Crazy and the Brains
Imagine: You’re in a chilly punk bar, the kind with band stickers all over the walls, along with a little graffiti, and bike quarter pipes along the back of the room. There’s four-piece punk band on stage whose line-up includes xylophone. The band starts up, and a crowd comes dancing in, some of whom look like they were shipped in from the suburbs. There is a conga line at one point.
This was my cognitive dissonance-inducing introduction to not only Now That’s Class (a nice little venue with good acoustics and a laid-back vibe – easy to see why they received more than one nod in Scene’s most recent “best of” round-up), but also Crazy and the Brains. The audience, who had apparently been priming themselves at the bar for a while, was ready to dance, and CatB supplied just the right soundtrack with their bright, high-energy punk rock. While their originals, like “Birthday Song” and “Saturday Night Live”, were well-received, the most popular song of their set was a scream-along cover of “I Want Candy”.
Here’s video of “Birthday Song”. Gotta say, the xylophone really works.
The Due Diligence
Regular readers know I’ve been enjoying the music of the Due Diligence (i.e. Isaac Gillespie) for a while now, so I was excited for the opportunity to see the New York-based artist live. Gillespie set the tone by kicking off with a ragged tribute to Sly and the Family Stone in the form of a cover of “Family Affair”. Going from a quiet figure (with an impressive beard) to a stomping, howling demon in seconds, Gillespie seems to be less playing and singing the songs than he is pulling them out of his chest, strand by gut-drenched strand.
While the touring version of the Due Diligence is much stripped-down from the album line-up, the song arrangements lend themselves easily to a simple guitar-and-drums set-up, especially when amped up by Gillespie’s flip-a-switch energy. Including originals like “I Will Wreck Your Life” and “Uncle Stephen” and covers like the aforementioned “Family Affair” and Steve Miller’s “Keep On Rockin’ Me, Baby”, the Due Diligence set covered extremes from slow and sultry to a screaming wall of sound.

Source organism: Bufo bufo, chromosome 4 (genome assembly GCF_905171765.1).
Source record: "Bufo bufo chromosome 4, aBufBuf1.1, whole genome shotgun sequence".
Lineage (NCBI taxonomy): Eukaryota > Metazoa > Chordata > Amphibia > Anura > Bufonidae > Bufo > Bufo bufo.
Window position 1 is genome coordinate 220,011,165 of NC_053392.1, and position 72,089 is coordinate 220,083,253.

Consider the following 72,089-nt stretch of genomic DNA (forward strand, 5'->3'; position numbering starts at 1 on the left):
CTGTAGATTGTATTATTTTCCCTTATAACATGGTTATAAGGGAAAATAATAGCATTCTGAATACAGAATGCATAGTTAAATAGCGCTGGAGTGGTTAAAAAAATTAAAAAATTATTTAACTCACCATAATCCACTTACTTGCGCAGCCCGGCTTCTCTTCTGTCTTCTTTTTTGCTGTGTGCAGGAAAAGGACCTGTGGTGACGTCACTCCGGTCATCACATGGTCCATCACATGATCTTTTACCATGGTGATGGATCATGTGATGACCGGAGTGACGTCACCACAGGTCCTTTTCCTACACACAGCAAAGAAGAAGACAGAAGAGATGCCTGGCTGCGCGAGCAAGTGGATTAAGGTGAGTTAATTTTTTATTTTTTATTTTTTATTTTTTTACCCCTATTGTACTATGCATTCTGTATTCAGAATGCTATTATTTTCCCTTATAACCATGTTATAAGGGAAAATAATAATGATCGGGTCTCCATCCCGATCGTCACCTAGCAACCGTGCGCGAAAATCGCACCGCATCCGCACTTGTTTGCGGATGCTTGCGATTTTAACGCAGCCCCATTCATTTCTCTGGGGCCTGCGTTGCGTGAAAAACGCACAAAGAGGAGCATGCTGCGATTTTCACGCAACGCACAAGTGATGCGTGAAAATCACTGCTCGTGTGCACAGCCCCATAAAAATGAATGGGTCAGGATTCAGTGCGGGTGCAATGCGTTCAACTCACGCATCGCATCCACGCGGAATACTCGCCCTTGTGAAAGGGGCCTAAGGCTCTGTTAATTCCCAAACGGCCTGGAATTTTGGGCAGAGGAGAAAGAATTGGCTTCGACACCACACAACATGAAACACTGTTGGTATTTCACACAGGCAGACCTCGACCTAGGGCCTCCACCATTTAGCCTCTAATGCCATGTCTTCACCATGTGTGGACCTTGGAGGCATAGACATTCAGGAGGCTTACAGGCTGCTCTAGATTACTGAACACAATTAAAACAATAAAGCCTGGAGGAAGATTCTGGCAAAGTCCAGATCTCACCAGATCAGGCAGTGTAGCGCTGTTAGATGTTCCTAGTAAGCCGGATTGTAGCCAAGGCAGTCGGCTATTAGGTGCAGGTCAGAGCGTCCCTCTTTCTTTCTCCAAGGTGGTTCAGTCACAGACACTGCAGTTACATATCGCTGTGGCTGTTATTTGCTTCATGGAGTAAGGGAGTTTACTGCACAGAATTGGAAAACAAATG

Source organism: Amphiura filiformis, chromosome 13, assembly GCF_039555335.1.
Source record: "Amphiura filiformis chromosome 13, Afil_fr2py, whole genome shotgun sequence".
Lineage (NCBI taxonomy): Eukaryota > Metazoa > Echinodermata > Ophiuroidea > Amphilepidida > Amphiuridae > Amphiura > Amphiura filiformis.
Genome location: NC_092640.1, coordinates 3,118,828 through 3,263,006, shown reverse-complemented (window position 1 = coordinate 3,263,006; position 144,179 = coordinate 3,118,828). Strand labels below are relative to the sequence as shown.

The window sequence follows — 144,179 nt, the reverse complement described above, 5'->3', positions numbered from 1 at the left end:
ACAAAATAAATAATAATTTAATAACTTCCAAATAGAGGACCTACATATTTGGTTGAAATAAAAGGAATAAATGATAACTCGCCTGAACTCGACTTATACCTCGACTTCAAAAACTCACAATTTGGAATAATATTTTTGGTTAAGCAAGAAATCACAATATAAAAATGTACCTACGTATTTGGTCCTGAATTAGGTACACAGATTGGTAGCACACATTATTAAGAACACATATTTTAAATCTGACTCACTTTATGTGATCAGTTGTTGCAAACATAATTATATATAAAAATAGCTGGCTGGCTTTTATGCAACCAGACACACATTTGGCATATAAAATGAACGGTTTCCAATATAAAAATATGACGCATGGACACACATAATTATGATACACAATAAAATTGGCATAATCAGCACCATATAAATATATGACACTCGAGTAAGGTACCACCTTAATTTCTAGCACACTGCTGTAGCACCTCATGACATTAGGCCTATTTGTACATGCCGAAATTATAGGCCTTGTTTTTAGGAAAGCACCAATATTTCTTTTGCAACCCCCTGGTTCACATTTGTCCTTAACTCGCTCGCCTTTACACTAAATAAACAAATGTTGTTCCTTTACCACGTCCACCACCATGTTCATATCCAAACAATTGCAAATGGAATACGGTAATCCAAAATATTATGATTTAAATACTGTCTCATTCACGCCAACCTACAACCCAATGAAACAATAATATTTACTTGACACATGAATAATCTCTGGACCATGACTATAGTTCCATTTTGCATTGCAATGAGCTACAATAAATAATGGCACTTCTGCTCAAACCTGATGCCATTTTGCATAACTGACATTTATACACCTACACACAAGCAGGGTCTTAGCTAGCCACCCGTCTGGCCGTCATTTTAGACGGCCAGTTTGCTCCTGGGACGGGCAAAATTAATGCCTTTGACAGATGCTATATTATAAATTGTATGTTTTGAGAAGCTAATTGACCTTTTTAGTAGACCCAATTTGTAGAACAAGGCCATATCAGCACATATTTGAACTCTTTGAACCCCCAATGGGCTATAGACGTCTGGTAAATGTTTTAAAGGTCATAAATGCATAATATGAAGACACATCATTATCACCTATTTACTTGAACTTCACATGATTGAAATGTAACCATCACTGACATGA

“This is a nursery rhyme,” Sarah Benn almost seemed to be warning the audience, with finger pointed, at the beginning of Shivering Timbers’ set. Sarah and husband Jayson traffic in nursery rhymes, littering their album We All Started in the Same Place with jazzy arrangements of the childhood rhymes along with songs inspired by their daughter. But Shivering Timbers’ music is not strictly for the babies. With Sarah’s slinky upright bass and Jayson’s bluesy guitar – along with drums and appearances by banjo, toy piano and toy hand bells – stories like that of the crooked man who walked a crooked mile sound like they were birthed in a smoky club instead of at cribside.
While Dan Auerbach – who produced Shivering Timbers’ album – is known for his ability to capture a honest, live sound, the Benns should be seen in concert to appreciate the range of their talents, such as Sarah’s powerful voice and Jayson’s skilled guitar work. Not to mention the fact that they are charming as all hell, Sarah projecting a warm and friendly presence while Jayson, with a grin, thanked the crowd for “being drunk enough” at one point. And the way the Benns look at each other while playing is enough to make a seasoned cynic melt a little.
The dance-hungry crowd – who were obviously familiar with the band, requesting “Baby Don’t” and sending up a pathetic whine when they thought they might have to go the night through without hearing “Little Bird” – was given enough ammunition to keep them happy with the likes of the rock-out endings to “Little Bird” and “Evening Prayer”.